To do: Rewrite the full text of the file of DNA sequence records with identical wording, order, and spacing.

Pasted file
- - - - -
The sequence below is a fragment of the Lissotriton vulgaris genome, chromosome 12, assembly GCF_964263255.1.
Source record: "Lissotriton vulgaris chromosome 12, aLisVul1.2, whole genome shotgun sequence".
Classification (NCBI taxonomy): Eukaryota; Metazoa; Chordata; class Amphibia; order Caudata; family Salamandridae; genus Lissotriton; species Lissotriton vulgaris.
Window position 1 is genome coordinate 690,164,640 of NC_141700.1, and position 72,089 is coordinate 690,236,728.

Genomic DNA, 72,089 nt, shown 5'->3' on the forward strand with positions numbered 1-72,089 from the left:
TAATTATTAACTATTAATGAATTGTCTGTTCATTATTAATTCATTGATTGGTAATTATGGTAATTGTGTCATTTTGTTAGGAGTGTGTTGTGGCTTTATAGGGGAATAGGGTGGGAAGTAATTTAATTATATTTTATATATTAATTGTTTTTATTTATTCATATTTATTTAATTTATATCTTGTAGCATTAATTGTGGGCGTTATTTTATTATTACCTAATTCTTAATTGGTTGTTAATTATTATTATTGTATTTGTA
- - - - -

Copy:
The sequence below is a fragment of the Lissotriton vulgaris genome, chromosome 12, assembly GCF_964263255.1.
Source record: "Lissotriton vulgaris chromosome 12, aLisVul1.2, whole genome shotgun sequence".
Classification (NCBI taxonomy): Eukaryota; Metazoa; Chordata; class Amphibia; order Caudata; family Salamandridae; genus Lissotriton; species Lissotriton vulgaris.
Window position 1 is genome coordinate 690,164,640 of NC_141700.1, and position 72,089 is coordinate 690,236,728.

Genomic DNA, 72,089 nt, shown 5'->3' on the forward strand with positions numbered 1-72,089 from the left:
TAATTATTAACTATTAATGAATTGTCTGTTCATTATTAATTCATTGATTGGTAATTATGGTAATTGTGTCATTTTGTTAGGAGTGTGTTGTGGCTTTATAGGGGAATAGGGTGGGAAGTAATTTAATTATATTTTATATATTAATTGTTTTTATTTATTCATATTTATTTAATTTATATCTTGTAGCATTAATTGTGGGCGTTATTTTATTATTACCTAATTCTTAATTGGTTGTTAATTATTATTATTGTATTTGTA